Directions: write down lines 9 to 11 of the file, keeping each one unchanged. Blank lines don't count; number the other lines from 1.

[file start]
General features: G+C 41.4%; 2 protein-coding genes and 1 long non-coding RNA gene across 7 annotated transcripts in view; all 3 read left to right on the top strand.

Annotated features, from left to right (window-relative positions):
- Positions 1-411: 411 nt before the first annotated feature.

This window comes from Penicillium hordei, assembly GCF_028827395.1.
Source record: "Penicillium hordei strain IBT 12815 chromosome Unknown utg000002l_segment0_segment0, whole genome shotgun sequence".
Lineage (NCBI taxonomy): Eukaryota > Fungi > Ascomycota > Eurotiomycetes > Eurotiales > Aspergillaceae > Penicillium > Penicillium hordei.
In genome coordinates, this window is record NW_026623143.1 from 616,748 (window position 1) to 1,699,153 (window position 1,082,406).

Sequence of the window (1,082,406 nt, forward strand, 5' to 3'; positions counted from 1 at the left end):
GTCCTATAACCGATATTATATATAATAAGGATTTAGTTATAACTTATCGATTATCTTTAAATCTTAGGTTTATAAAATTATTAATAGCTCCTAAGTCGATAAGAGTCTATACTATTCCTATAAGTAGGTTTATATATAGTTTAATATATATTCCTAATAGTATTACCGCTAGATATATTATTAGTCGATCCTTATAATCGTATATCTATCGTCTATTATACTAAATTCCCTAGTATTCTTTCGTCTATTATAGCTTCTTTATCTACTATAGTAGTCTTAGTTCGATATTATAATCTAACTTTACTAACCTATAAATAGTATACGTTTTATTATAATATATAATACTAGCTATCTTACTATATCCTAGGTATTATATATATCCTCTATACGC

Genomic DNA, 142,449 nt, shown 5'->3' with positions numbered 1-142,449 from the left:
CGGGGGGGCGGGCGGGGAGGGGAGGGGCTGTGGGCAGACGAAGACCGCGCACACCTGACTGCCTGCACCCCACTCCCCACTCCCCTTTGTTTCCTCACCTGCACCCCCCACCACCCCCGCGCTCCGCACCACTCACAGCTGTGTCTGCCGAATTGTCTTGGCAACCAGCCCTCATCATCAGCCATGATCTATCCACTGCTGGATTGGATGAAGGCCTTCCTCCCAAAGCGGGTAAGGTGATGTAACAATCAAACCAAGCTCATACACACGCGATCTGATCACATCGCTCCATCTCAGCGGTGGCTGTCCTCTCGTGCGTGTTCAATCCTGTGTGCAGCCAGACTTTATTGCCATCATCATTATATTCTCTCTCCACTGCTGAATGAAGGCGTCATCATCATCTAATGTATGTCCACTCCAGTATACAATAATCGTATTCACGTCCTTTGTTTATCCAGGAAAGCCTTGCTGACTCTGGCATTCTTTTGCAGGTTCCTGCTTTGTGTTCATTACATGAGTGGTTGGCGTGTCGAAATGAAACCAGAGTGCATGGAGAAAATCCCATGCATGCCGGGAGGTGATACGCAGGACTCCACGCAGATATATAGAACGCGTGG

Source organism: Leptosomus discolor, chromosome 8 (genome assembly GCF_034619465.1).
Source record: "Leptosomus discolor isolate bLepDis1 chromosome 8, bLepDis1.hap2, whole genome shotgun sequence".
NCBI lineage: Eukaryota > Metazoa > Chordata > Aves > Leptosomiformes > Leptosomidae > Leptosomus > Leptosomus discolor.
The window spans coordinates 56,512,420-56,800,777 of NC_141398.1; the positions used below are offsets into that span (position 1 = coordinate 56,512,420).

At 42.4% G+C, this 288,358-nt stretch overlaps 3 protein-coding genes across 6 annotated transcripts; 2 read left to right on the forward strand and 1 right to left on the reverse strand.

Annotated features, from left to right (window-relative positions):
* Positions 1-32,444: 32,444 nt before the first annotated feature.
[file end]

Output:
GTCCTATAACCGATATTATATATAATAAGGATTTAGTTATAACTTATCGATTATCTTTAAATCTTAGGTTTATAAAATTATTAATAGCTCCTAAGTCGATAAGAGTCTATACTATTCCTATAAGTAGGTTTATATATAGTTTAATATATATTCCTAATAGTATTACCGCTAGATATATTATTAGTCGATCCTTATAATCGTATATCTATCGTCTATTATACTAAATTCCCTAGTATTCTTTCGTCTATTATAGCTTCTTTATCTACTATAGTAGTCTTAGTTCGATATTATAATCTAACTTTACTAACCTATAAATAGTATACGTTTTATTATAATATATAATACTAGCTATCTTACTATATCCTAGGTATTATATATATCCTCTATACGC

Genomic DNA, 142,449 nt, shown 5'->3' with positions numbered 1-142,449 from the left:
CGGGGGGGCGGGCGGGGAGGGGAGGGGCTGTGGGCAGACGAAGACCGCGCACACCTGACTGCCTGCACCCCACTCCCCACTCCCCTTTGTTTCCTCACCTGCACCCCCCACCACCCCCGCGCTCCGCACCACTCACAGCTGTGTCTGCCGAATTGTCTTGGCAACCAGCCCTCATCATCAGCCATGATCTATCCACTGCTGGATTGGATGAAGGCCTTCCTCCCAAAGCGGGTAAGGTGATGTAACAATCAAACCAAGCTCATACACACGCGATCTGATCACATCGCTCCATCTCAGCGGTGGCTGTCCTCTCGTGCGTGTTCAATCCTGTGTGCAGCCAGACTTTATTGCCATCATCATTATATTCTCTCTCCACTGCTGAATGAAGGCGTCATCATCATCTAATGTATGTCCACTCCAGTATACAATAATCGTATTCACGTCCTTTGTTTATCCAGGAAAGCCTTGCTGACTCTGGCATTCTTTTGCAGGTTCCTGCTTTGTGTTCATTACATGAGTGGTTGGCGTGTCGAAATGAAACCAGAGTGCATGGAGAAAATCCCATGCATGCCGGGAGGTGATACGCAGGACTCCACGCAGATATATAGAACGCGTGG